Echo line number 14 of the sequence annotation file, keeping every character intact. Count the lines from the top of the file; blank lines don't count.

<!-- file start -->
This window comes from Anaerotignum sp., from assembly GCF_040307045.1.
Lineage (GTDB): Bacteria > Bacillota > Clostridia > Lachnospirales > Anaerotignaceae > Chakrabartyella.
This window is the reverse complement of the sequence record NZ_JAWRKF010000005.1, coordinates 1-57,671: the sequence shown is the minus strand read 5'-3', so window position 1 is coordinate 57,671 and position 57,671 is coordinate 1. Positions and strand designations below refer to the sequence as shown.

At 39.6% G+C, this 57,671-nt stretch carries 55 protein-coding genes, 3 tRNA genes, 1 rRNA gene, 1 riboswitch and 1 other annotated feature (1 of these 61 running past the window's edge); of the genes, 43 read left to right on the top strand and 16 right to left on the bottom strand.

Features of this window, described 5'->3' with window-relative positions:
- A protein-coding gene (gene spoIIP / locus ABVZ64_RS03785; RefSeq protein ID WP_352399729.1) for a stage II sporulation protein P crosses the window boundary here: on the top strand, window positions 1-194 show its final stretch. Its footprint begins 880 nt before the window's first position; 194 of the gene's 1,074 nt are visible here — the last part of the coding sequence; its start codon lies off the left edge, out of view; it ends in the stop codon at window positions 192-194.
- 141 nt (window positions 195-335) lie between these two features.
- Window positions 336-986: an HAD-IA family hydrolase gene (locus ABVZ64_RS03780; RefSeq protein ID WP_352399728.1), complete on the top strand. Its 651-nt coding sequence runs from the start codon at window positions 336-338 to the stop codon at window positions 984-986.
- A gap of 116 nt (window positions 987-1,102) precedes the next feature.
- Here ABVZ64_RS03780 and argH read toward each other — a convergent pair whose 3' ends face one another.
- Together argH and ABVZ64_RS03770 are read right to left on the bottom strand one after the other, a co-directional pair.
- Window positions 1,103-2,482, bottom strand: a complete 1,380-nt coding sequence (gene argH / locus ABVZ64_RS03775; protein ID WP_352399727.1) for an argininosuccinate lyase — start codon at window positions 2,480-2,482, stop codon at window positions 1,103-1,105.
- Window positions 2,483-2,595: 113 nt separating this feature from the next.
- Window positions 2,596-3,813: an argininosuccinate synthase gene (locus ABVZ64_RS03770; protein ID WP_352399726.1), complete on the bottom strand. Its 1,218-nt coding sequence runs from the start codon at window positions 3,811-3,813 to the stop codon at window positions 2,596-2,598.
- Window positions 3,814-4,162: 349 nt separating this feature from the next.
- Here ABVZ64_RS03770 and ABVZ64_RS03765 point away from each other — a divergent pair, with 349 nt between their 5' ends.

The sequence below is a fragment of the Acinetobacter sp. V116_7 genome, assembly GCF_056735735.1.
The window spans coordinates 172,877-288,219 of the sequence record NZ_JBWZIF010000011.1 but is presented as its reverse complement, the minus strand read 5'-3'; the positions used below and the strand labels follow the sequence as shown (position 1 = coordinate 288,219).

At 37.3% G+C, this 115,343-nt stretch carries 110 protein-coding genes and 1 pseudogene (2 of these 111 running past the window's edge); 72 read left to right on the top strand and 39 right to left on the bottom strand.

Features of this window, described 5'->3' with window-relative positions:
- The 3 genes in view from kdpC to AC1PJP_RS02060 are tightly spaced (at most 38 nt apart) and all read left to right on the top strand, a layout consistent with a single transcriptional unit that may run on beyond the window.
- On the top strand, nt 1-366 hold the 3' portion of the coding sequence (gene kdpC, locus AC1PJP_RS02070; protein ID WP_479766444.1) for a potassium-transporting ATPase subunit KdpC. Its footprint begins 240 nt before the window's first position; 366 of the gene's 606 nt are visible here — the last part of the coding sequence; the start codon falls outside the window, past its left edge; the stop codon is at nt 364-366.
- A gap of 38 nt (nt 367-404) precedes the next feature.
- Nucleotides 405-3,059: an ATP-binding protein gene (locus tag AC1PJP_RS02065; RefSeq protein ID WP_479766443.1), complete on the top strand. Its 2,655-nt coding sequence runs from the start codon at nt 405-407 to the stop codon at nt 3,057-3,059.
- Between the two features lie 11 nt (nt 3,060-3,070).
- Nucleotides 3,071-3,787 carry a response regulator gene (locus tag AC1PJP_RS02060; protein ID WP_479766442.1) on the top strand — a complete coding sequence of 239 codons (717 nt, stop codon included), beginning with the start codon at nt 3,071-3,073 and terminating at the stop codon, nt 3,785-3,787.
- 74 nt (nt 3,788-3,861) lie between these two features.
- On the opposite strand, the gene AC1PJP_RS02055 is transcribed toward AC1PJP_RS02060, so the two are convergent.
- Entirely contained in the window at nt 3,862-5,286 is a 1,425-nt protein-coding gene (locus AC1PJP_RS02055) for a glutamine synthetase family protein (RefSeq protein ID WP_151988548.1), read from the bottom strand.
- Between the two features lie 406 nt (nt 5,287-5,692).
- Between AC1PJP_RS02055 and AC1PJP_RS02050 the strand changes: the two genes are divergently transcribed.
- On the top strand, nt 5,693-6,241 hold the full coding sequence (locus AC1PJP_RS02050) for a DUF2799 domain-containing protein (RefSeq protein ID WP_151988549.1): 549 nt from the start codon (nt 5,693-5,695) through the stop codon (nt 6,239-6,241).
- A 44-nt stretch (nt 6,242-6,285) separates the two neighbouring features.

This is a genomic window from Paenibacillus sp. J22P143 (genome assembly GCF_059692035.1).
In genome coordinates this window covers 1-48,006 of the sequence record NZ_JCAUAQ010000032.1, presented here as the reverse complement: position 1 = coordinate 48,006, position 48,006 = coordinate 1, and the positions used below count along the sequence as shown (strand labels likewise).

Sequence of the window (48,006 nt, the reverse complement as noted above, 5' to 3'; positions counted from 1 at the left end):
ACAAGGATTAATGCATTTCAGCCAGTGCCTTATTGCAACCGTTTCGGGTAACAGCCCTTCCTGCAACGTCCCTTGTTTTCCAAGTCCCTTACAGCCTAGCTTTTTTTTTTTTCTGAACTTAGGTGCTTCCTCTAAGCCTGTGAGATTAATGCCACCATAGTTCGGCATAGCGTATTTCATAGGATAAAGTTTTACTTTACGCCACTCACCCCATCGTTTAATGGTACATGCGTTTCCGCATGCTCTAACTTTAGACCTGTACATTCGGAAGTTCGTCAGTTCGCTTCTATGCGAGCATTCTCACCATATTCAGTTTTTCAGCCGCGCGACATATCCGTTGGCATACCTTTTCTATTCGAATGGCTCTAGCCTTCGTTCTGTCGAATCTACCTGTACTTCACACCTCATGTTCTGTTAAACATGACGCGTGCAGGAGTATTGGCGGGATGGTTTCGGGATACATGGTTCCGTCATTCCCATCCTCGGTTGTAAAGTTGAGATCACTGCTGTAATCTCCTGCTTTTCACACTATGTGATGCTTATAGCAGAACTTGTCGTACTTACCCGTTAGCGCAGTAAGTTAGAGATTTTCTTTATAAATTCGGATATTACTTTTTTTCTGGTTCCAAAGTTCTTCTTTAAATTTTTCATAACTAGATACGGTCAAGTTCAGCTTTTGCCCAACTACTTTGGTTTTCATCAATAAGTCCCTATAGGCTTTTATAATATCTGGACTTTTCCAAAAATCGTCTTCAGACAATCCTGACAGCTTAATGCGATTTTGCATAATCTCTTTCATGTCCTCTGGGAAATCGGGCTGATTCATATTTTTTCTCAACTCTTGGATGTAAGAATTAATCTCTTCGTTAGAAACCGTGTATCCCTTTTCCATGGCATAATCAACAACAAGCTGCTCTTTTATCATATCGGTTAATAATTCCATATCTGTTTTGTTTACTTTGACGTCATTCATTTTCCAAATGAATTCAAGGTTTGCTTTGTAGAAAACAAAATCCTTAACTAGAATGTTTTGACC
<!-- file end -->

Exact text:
- Window positions 2,596-3,813: an argininosuccinate synthase gene (locus ABVZ64_RS03770; protein ID WP_352399726.1), complete on the bottom strand. Its 1,218-nt coding sequence runs from the start codon at window positions 3,811-3,813 to the stop codon at window positions 2,596-2,598.